With this approach, a therapist may follow an energetic spiral into a place of dysfunction in the client, while at the same time spiraling their energy out in the opposit direction . . . and the tension between the two spirals increases –generating energy– until FLOOP! the stuckness in the middle comes flowing out.

Like I said, esoteric.  And, it works.

Maybe this principle is at work here too.

Everything vibrates, especially color, being a frequency of light . . .

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Wild Yellow Swamp Azalea

Donna and I corresponded months later about my Spiderwort findings.

She sums it up best!

“I wonder if it is responsive to where we see/feel the energies – some may be residing within and others without.  And consider what spiderworts do – they can be a signal to toxicity in the environment . . . maybe it only detects? And in that sense brings awareness that will help it move?”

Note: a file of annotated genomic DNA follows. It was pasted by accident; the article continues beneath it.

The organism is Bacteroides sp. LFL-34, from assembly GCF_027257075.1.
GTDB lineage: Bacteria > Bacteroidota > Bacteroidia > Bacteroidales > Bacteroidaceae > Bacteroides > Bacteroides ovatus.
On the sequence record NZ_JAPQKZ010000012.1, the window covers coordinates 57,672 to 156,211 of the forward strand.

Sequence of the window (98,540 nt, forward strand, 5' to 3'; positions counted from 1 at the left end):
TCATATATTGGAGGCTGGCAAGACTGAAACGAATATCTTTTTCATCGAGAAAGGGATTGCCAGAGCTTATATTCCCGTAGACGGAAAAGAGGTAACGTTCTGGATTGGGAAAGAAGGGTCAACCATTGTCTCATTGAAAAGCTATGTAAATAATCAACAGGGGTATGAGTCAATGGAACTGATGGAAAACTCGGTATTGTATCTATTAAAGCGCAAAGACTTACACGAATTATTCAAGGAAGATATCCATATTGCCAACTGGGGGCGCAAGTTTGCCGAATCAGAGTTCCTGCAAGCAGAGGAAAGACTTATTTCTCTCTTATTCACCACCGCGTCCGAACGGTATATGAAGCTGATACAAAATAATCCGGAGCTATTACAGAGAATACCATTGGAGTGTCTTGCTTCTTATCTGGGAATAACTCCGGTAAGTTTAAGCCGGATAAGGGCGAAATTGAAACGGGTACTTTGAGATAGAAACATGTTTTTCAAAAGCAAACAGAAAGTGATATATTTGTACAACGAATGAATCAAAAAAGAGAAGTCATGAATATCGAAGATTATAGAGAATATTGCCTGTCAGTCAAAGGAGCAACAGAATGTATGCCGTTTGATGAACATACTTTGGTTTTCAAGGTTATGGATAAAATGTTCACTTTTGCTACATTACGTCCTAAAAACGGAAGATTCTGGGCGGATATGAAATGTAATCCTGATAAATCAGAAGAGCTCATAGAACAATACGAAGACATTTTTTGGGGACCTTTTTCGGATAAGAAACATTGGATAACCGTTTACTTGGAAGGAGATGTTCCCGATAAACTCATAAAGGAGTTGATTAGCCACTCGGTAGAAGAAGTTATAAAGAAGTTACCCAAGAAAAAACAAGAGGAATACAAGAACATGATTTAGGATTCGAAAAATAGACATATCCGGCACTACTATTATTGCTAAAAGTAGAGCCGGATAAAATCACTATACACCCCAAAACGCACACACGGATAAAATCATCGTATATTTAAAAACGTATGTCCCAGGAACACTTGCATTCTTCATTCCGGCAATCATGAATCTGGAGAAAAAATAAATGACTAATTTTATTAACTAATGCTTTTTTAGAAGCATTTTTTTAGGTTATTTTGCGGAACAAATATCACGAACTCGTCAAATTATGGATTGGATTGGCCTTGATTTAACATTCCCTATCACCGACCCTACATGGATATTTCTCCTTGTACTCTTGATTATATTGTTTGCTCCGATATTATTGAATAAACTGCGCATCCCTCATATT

Yes yes yes!

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Cherokee Rose (climbing)

Thank you, Spiderwort Deva.  You show us that to unearth and see clearly the dysfunction is half the task, and that rest and vitality comes after.

Thank you, Donna, for all the gifts you bring and share.

Thank you, Reader, for being on this adventure with me.

I am now taking a break from blogging.  The project enters a different stage as I do the bookwork part of discerning the 35+ essences I’ve gathered this year.  That’s a lot to integrate.  Time to focus there.

❤  May your dreams include the green people.  ❤



All photos, text, illustrations copyright 2018 Megan Assaf

A Louisiana Flower Essence Project and it’s materials are not intended to diagnose, treat, cure, or prevent any disease. All material on this website is provided for educational purposes only. Always seek the advice of your physician or another qualified healthcare provider.